The trade has played down consumer fears that a landmark court case will lead to holiday price hikes in school term-time despite a rise in enquiries.

Jon Platt made legal history last Friday when he was found not guilty of a criminal offence by the High Court after refusing to pay a £120 fine for taking his daughter on holiday to Florida last year.

He argued he should not have been fined because her 92% school attendance record was excellent. The case is tipped to spur more parents to take term-time holidays without fear of prosecution.

But an Abta spokesman said: “We don’t expect this judgment to have any significant impact on pricing as it does not address the fundamental issue of supply and demand during school holidays.”

Aito chairman, Derek Moore, said: “Some [operators] might increase prices but I don’t think it’s going to change prices much.”

The case could set a legal precedent and prompt a change in the law. Currently schools require “regular” attendance, but in the wake of the judgment the Department for Education has vowed to clamp down to make any unauthorised absence illegal.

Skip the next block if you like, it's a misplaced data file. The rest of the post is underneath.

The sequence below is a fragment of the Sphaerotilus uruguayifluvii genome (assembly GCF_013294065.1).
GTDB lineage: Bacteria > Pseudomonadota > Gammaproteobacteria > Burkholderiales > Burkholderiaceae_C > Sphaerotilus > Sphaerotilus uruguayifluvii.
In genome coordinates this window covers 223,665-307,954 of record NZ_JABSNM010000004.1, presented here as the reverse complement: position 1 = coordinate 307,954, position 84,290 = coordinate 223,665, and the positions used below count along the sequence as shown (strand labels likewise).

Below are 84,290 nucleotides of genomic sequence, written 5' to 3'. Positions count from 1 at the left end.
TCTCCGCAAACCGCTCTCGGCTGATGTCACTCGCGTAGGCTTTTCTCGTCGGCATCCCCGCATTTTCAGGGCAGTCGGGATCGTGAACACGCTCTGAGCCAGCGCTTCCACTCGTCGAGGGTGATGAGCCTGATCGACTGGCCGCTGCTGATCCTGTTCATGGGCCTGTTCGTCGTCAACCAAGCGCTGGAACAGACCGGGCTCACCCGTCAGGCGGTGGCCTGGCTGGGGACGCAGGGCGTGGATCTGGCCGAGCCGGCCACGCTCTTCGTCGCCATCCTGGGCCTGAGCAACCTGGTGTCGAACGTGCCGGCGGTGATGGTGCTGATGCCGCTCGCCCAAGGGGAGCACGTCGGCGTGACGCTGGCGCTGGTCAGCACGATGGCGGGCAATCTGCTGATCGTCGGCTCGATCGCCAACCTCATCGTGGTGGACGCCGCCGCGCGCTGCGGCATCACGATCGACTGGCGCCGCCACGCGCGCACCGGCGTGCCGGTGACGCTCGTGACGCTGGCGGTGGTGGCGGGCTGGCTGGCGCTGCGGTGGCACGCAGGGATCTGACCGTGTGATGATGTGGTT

Travel companies are already reporting an increase in enquiries for term-time holidays.

Online agency reported an 88% increase in term-time family bookings last weekend compared with the previous weekend. Summer holiday bookings were down 32%.

Holiday deals site Icelolly said searches this week for early June were 48% up compared with searches for the same week made before the court case.

Richard Singer, European president of deals site Travelzoo, said: “The surge in bookings of term-time holidays reflects the mild panic parents are feeling as they rush to book cheaper holidays before rules are tightened. It is a sad indictment of how ill-conceived legislation has backfired.”